You also have to think ahead... today, as opposed to ten years ago, cyberpunk is already barely tolerable any more. How long is the transhumanist thing going to last?

Is it possible to create/modify a scifi setting in such a way that it's specific enough to be exciting but generic enough to be modifiable? Probably not.

What about publishing several Traveller universes? One with wolves and people in banana republic uniforms, one with nano, one with next decade's flavor?

Greg Porter did something like that with his various EABA settings, most of which are future or near-future (and some of which are very cool, btw).
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  #7  
Old February 7th, 2007, 04:09 PM
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Wouldn't go so far as to say none of the aliens are really alien (how would we know anyway?) - Hivers are pretty bizarre as are some of the minor races like the Shriekers.

Also think that there's a lot to be said for the assmption that the aliens who humans will interact with most are those most compatible/comprehensible to humans and the really weird ones would be like Cherryh's Knnn or the gas giant dweller race in the Flandry books, who'd hardly have any basis for interaction as they can't share the same real estate.

And as for SF fans, many more of them buy Star Wars and Trek and B5 books with their 'humanoids of the week' than the cutting edge new SF you or I might prefer - and old SF like Heinlein or Asimov (and deliberately retro- new stuff from the likes of Weber and Ringo) is still pretty damn popular.

I suppose the real cutting of the Gordian knot would be to ditch any new milieu (which I don't think anyone really wants) and make T5 truly generic again and franchisable to other settings as well as the OTU.

Just write in some alternative FTL methods (as FFS1 did), options for all the missing hi-tech (again much of which was in FFS1) and then maybe it can become the system of choice for the Cherryverse or Flandry or B5.
  #8  
Old February 7th, 2007, 04:19 PM
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I'm all for tweaking aliens
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  #9  
Old February 9th, 2007, 12:51 AM
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The fundamental complaint seems to be that the aliens in the original CT were just people in furrysuits. So we throw them out and replace them with... what? Aliens that look weirder?
Wouldn't that just be people in rubber suits? Is it just the way they look that is annoying? If they looked more like the Predator from the movies would they be more acceptable?

There seems to be some thought that they are not "alien" enough. For the Vagar, this makes
perfect sense. Remember, their ancestors were terrestrial wolves. Their origins are tied in with the story of the ancients that manipulated may races.

As for the Aslani, I like them. It is a favorite topic of what if another species besides hominids developed intelligence first. They come form a planet much like the African plain on earth (savanna), and if the theory of evolution is correct, similar environments create life forms that are similar. So it is not improbable that one a planet like that you would have a creature that looks "something like" a terrestrial cat (remember, they are only something like lions). So what if that cat-like creature developed intelligence?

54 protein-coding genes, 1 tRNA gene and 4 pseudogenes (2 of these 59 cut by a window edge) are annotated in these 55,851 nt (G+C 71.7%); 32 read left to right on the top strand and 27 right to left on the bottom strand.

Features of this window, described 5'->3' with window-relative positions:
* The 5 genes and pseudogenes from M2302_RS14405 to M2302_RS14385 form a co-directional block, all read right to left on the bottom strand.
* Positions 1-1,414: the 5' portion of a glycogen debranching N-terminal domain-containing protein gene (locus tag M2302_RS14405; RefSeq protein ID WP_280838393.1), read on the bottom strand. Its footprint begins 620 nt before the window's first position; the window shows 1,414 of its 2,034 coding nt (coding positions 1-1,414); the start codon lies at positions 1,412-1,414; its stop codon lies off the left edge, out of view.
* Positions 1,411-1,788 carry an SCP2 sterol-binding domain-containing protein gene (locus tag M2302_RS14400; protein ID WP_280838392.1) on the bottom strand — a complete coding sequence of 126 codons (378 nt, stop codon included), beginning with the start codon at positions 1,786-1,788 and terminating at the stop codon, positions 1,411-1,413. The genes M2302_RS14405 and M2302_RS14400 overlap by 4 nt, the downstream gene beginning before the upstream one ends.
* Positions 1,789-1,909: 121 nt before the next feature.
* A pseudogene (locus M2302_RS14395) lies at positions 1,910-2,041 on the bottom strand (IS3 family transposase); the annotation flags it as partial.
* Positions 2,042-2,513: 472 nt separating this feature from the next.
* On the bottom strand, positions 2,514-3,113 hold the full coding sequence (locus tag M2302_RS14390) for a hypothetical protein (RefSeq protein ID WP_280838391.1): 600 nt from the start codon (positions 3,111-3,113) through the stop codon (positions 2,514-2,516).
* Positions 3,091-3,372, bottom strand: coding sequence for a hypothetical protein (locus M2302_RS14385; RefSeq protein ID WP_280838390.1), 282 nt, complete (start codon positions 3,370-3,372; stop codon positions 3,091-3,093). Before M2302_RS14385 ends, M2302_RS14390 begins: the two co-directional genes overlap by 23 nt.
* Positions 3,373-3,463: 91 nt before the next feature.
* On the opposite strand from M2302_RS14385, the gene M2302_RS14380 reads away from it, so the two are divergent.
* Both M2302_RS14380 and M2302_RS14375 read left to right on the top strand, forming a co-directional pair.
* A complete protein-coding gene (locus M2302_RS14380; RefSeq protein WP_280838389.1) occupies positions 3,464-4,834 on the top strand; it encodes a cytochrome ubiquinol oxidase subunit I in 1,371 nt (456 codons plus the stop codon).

As to the cyber, nano-tech, et al. A lot of that can just be "assumed". Why have rules to cover
nanites when the rules for doing things just assume they are their? The repulcators in StarTrek are a prime example of this. For years, nobody bothered to ask how they worked. It was just... science fiction. Later, when the concept of nanites came up someone said, "Hey, that's how they do that!" Cybernetics can be handled much the same way. A person loses a limb or an eye, it's replaced with a cybernetic equivalent. Same functions and stats. It's even filled with EMP resistant nanites so that it heals just like the original would. Why bother weighing down the rules with them? They are what ancient gamers like myself refer to as "Chrome". The look real nice, but they do not enhance the performance of the car.
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  #10  
Old February 9th, 2007, 01:52 AM
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it's bad enough that traveller has five or six rule sets. now it's to have five or six settings too? imitate other settings? follow the latest fads? what will we call it? star wars lite? star trek wannabe? transhuman lame?

the CT setting strikes me as being particularly powerful in scope and potential, both for players and writers. 11,000 worlds over 3000 years and beyond! if that's not enough then maybe traveller itself isn't the issue.

as for the aliens not being alien enough, sounds like a referee problem. the aliens can be as alien as you want them to be - and I think that that's why they're not so alien.